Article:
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Our Friendly Skies

July 01, 2010|By ROD MARTIN / Brish Planetarium and ANDY SMETZER / Tristate Astronomers
  • All-Sky Chart - July 2010
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Visible evening planets



VENUS is bright in the west after sunset.

MARS is in the west.

SATURN is in the west at sunset.

Visible morning planet



JUPITER is bright in the east.

For more information about the visible evening planets and nighttime sky, download the planetarium's podcast "Skylights" from antpod.com.

Solar system



As we hit the main part of summer and the only month of the year that school is not in session, we can see a transition in the sky. Our spring stars are low in the west while the summer triangle and other summer patterns are rising.

With the spring stars low in the west, that means that the planets that reside in their boundaries are creeping lower in the west too.

Venus is passing through Leo very quickly. By the middle of the month it has passed Leo's brightest star Regulus. It is the brightest evening night object except the moon at -4 magnitude. Look for Venus as soon as the sun sets.

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Mars is not poking around, either. It is moving quickly compared with the background stars and crosses the boundary between Leo the Lion and Virgo around the middle of the month. By the end of the month Mars is less than two degrees southwest of Saturn.

Saturn is farther from the sun than the other nearby planets so it is not speeding along at their pace. Saturn is slightly brighter than Mars, but you cannot mistake the colors. It sets around midnight.

Jupiter is the bright morning planet. It rises during the late evening, but is best in the morning. It is brighter than anything except the sun, the moon and Venus.

Mercury is too close to the sun to see well.

Sun and moon



We reach the middle of 2010 this month. The halfway time is 1 p.m. on July 2. We are also farther from the sun than any other time of the year this month. Earth reaches aphelion on July 6. We are 3.4 percent closer than during the winter. Our temperatures and climate rise from the tilt of our axis instead of the distance from the sun.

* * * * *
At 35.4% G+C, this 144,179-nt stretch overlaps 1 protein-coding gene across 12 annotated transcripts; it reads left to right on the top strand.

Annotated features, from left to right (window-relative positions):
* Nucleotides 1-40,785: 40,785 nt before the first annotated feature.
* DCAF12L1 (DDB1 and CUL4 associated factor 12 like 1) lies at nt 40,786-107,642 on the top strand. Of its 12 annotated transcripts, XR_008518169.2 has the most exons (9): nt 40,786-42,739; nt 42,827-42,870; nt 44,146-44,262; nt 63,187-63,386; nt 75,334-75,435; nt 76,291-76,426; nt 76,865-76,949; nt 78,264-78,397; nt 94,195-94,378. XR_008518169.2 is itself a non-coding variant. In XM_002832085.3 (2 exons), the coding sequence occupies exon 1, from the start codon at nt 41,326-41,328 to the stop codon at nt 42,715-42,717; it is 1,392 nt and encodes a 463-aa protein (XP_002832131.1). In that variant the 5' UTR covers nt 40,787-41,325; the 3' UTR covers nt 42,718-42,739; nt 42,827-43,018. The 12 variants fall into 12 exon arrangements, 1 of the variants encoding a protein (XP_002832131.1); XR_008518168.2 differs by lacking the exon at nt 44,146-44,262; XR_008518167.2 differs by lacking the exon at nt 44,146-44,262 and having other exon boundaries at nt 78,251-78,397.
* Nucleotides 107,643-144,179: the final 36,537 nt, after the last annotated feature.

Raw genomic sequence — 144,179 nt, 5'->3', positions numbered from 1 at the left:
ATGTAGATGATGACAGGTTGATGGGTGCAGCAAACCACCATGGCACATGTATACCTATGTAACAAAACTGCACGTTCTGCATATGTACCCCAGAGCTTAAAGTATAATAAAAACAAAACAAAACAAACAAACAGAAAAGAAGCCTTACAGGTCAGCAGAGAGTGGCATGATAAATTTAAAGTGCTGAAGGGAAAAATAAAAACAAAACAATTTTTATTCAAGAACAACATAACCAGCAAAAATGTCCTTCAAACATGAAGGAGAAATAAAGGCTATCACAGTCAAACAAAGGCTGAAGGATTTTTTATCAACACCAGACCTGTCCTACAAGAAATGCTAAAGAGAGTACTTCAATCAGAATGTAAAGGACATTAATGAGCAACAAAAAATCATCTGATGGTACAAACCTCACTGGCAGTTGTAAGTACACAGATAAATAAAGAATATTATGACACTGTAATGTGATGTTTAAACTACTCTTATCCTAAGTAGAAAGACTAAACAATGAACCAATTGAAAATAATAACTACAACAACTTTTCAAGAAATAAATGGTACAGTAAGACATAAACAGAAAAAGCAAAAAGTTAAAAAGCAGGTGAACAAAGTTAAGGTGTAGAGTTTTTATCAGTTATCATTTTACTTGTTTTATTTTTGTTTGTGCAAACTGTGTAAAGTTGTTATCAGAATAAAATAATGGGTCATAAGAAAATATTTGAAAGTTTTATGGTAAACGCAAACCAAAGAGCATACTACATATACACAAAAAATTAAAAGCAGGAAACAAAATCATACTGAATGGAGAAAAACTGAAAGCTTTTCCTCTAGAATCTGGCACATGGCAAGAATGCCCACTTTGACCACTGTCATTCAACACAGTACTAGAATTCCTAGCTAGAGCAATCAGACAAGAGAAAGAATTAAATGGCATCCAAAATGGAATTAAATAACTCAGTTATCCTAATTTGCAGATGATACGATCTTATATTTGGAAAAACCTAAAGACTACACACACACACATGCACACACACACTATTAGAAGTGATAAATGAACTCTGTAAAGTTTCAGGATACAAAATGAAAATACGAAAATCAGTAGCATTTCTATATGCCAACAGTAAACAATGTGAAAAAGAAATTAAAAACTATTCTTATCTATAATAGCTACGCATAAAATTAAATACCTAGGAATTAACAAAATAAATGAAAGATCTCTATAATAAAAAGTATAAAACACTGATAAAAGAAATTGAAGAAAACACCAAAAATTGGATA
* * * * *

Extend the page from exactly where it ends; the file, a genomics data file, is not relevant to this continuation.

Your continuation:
On July 1, the sun rises at 5:46 a.m. and sets at 8:42 p.m., for 14 hours and 56 minutes of daylight. By July 31, the sun rises at 6:09 a.m. and sets at 8:24 p.m., for 14 hours and 15 minutes of daylight.

The sun enters the astronomical boundaries of Cancer the Crab from the Gemini Twins on July 20.

The moon reaches last quarter on July 4, new on July 11, first quarter on July 18, and full on July 25. There is a solar eclipse on July 25; unfortunately, we will not see it.

Brish Planetarium and events



Public planetarium programs have concluded for the current school year. They will resume in October with the "Universe of Dr. Einstein."

The planetarium is located at the Central Offices of the Washington County Public Schools on Commonwealth Avenue off Frederick Street in Hagerstown. The planetarium's website is http://www.wcboe.k12.md.us/content/d_i_planet.cfm. For more information about schedules and special events, go to http://www.tristateastronomers.org.

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